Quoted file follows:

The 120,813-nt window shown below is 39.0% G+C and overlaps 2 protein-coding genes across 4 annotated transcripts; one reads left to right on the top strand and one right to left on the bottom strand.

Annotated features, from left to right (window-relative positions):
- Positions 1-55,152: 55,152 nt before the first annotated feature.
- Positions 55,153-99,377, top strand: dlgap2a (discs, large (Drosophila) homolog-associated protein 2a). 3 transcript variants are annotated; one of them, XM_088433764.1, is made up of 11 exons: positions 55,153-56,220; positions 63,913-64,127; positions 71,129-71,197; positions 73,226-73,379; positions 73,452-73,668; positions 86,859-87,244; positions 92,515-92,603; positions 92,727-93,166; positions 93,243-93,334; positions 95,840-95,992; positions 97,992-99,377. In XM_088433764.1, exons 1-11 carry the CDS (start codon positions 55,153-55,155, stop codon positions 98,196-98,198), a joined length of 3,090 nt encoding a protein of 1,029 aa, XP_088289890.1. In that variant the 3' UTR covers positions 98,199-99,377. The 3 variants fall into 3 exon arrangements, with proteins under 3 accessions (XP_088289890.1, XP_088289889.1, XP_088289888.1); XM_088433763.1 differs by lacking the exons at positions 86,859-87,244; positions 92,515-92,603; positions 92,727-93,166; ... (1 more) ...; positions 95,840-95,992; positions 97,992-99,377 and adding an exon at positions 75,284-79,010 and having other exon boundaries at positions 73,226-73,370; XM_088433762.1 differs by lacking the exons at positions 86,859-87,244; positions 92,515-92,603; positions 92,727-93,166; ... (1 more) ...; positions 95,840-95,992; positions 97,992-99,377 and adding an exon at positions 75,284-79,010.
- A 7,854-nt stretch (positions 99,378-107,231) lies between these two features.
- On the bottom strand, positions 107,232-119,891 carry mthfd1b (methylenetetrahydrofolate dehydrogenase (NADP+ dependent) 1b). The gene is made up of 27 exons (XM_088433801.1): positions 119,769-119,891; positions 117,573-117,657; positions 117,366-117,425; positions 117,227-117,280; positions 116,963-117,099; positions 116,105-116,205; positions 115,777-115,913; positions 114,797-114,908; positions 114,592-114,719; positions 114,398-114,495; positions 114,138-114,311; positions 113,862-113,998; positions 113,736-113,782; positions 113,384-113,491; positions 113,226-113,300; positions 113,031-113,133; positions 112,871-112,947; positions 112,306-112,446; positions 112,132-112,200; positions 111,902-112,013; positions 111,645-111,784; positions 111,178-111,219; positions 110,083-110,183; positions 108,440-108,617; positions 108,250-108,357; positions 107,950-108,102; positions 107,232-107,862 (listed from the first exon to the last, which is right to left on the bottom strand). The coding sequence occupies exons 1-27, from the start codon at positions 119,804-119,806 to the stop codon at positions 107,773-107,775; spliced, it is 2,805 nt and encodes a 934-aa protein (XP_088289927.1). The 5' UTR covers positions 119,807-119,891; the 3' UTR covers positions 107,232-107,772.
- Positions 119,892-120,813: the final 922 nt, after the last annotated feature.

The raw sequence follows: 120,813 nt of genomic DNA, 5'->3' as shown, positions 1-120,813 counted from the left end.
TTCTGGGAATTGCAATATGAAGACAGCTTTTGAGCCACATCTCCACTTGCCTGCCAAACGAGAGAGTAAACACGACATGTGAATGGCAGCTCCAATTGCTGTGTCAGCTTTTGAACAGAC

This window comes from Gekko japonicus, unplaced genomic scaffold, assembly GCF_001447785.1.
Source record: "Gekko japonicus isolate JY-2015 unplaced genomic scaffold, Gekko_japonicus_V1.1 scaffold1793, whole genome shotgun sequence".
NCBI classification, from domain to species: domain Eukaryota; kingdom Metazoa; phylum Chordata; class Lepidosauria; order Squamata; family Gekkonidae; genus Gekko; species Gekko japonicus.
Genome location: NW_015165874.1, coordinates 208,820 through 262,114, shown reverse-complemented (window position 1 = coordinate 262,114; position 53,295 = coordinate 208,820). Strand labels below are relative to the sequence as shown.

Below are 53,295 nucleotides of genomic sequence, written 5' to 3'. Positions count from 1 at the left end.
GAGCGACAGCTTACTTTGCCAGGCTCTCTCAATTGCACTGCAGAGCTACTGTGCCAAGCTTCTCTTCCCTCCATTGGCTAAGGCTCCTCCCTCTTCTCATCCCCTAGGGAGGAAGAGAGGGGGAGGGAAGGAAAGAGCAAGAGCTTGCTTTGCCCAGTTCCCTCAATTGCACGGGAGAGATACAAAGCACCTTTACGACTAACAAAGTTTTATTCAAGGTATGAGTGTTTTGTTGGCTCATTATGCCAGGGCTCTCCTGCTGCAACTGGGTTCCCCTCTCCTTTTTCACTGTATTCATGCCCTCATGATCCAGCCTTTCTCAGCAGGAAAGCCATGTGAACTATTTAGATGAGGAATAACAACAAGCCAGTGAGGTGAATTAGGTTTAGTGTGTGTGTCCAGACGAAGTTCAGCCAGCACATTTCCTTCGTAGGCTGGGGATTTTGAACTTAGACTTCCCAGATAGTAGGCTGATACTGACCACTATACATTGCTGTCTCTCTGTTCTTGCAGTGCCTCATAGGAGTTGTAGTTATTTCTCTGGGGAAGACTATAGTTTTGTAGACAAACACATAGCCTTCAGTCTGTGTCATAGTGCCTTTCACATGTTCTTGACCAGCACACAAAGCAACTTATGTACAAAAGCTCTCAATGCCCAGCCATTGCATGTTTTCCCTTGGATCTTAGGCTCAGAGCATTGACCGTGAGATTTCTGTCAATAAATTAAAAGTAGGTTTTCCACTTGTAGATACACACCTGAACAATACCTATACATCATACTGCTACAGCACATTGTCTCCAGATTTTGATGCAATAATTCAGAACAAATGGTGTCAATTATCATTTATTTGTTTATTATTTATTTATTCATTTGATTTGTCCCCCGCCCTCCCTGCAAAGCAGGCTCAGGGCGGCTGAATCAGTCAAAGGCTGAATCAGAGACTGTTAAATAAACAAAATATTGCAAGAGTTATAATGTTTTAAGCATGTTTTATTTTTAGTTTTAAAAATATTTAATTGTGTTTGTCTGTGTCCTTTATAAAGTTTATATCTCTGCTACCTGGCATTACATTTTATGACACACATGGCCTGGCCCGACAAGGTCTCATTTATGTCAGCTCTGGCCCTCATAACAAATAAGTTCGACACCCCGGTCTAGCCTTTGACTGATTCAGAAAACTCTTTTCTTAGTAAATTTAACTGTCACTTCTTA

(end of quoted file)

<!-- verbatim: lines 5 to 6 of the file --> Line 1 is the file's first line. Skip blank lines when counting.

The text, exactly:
- A 7,854-nt stretch (positions 99,378-107,231) lies between these two features.
- On the bottom strand, positions 107,232-119,891 carry mthfd1b (methylenetetrahydrofolate dehydrogenase (NADP+ dependent) 1b). The gene is made up of 27 exons (XM_088433801.1): positions 119,769-119,891; positions 117,573-117,657; positions 117,366-117,425; positions 117,227-117,280; positions 116,963-117,099; positions 116,105-116,205; positions 115,777-115,913; positions 114,797-114,908; positions 114,592-114,719; positions 114,398-114,495; positions 114,138-114,311; positions 113,862-113,998; positions 113,736-113,782; positions 113,384-113,491; positions 113,226-113,300; positions 113,031-113,133; positions 112,871-112,947; positions 112,306-112,446; positions 112,132-112,200; positions 111,902-112,013; positions 111,645-111,784; positions 111,178-111,219; positions 110,083-110,183; positions 108,440-108,617; positions 108,250-108,357; positions 107,950-108,102; positions 107,232-107,862 (listed from the first exon to the last, which is right to left on the bottom strand). The coding sequence occupies exons 1-27, from the start codon at positions 119,804-119,806 to the stop codon at positions 107,773-107,775; spliced, it is 2,805 nt and encodes a 934-aa protein (XP_088289927.1). The 5' UTR covers positions 119,807-119,891; the 3' UTR covers positions 107,232-107,772.